Instead of Senator bailout, try free-market solution

The Baltimore Sun

Growing up in northern Homeland, I saw my first film at the Senator Theatre at 10. I went four times in four days to see Dick Tracy and got sick from eating too much popcorn. During breaks from college and the Peace Corps, I regularly took in screenings at the historic theater and made an effort to be an ambassador for the Senator, as Tom Kiefaber advocated to patrons before each performance. I even took part in the 2007 campaign to save the Senator from the auction block, going door to door in the neighborhood to collect small donations and get the word out to area residents.

Given this strong, personal connection with the theater and the neighborhood, you might think I'd support efforts to bail out the Senator and convert the theater into a nonprofit. But I definitely do not.

For starters, proponents of a bailout make the mistake of confusing the fate of the Senator's owner with the fate of the theater. If Mr. Kiefaber defaults on his loan, he may lose control of the theater, but that doesn't mean the theater itself will disappear. The Senator is already on the National Register of Historic Places and cannot suffer a developer's wrecking ball.

Proponents of a bailout are also understating the real costs. Besides paying off $320,000 of the theater's debt, the plan to convert it to nonprofit ownership would cost the city $25,000 a year in annual property taxes the Senator currently pays. About a third of the city's assessable property is exempt from taxes because it's owned by governments, churches and nonprofits. The city doesn't need to increase that amount, especially in these times of economic distress, when there is talk of cutbacks in civic services and while so many less-affluent areas of the city are in such dire need.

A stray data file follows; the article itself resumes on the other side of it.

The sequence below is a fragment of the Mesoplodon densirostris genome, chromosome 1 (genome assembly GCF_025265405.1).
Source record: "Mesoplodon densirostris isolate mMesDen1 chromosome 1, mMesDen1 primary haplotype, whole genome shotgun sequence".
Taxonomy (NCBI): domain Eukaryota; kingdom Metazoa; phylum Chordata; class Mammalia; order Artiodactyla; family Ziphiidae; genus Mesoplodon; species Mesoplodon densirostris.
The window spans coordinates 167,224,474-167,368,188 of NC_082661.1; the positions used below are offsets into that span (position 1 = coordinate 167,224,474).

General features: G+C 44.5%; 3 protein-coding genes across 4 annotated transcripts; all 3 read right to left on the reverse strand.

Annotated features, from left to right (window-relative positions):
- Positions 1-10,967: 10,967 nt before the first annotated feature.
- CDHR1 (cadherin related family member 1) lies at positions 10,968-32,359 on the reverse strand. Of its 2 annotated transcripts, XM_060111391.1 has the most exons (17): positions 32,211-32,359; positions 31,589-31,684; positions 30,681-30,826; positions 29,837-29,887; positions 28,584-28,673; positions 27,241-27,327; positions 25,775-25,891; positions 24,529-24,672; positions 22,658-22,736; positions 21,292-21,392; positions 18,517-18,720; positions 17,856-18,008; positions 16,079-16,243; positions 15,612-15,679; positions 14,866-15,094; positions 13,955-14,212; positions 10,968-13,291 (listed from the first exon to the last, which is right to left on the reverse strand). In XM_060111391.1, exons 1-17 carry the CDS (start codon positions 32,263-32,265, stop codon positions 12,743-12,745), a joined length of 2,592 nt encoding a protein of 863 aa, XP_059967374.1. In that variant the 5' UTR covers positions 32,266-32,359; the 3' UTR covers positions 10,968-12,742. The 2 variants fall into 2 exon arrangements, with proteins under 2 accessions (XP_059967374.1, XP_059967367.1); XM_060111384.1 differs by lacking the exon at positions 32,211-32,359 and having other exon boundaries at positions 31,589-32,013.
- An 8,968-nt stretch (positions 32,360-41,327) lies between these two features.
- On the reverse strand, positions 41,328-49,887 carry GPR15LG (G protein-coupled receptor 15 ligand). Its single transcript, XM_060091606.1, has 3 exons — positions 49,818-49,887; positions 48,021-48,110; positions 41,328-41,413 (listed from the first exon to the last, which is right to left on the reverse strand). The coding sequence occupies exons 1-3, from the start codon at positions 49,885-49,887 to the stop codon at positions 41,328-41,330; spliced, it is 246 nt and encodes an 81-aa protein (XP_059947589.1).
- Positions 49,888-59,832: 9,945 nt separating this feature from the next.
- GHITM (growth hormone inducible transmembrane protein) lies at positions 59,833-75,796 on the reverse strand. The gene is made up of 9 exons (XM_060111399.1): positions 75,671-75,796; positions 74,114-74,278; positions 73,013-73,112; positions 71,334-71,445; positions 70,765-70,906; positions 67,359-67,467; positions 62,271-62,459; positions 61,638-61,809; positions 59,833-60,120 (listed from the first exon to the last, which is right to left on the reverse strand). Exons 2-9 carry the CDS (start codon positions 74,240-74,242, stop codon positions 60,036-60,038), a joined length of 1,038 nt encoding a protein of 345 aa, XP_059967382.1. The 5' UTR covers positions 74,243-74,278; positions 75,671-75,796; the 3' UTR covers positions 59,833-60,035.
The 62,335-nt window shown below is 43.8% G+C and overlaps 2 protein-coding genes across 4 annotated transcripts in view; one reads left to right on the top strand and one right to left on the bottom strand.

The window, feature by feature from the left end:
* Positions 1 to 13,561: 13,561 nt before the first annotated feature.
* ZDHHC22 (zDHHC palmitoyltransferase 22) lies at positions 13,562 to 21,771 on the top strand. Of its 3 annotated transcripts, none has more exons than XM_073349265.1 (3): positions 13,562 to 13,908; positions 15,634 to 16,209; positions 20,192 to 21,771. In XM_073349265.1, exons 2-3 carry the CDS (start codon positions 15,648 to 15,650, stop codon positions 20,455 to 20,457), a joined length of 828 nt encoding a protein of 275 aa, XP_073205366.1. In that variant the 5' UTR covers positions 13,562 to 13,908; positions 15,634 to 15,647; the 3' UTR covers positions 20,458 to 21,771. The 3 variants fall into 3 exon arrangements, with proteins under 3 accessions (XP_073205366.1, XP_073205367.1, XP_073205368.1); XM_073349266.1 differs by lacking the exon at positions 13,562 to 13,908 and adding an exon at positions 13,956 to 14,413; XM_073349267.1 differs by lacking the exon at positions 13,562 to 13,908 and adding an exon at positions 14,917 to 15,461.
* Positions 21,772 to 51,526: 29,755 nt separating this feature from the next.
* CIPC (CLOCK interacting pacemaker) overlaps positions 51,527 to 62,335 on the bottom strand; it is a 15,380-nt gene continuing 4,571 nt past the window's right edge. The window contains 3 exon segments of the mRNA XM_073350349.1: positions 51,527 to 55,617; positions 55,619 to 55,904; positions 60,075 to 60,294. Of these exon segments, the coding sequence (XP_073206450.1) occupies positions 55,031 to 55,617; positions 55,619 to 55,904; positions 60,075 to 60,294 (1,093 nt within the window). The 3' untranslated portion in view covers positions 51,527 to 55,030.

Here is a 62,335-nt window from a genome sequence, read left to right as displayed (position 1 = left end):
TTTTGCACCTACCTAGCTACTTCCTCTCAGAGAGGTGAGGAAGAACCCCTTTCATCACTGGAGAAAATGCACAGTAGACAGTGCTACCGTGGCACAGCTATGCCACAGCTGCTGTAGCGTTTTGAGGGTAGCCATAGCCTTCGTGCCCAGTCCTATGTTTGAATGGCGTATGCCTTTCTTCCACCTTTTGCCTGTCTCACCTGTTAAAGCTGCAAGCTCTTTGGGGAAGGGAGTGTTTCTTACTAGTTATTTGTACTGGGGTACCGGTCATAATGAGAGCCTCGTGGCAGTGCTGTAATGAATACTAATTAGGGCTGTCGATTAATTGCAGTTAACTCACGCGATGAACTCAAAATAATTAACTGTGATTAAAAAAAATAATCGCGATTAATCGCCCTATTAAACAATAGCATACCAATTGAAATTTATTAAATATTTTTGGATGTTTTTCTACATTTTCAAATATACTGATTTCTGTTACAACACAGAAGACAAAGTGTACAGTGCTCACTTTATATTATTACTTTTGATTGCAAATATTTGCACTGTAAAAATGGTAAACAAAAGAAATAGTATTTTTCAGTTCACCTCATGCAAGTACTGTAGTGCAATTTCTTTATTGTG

The delusion of a multipurpose Senator Theatre also overlooks the fact that hundreds of thousands of dollars would be needed to revamp the Senator into an arts center, on top of $1.5 million in debts the theater has accrued after years of fiscal shortfalls. Where does this additional capital spring from during an economic downturn? If credit remains frozen and the Senator cannot amass capital after its baptism as a nonprofit charity, will we be asked for yet another financial bailout two years down the road?

I realize we are in the age of the bailouts - of auto companies, banks and insurers. But in the decade-plus of well-publicized financial problems of the Senator - of city loans and loan guarantees and fundraising campaigns - one thing that has not been tried has been a free-market solution.

If the Senator can't pay its loans, let the bank foreclose and put the building up for auction. At the right price, and with no debt, a new for-profit owner-operator might come in, make some needed improvements and turn the Senator into a viable business.

In any case, the City Council should put aside its inkwell, sign no dead-weight loans and let the for-profit sector decide the fate of the Senator Theatre.

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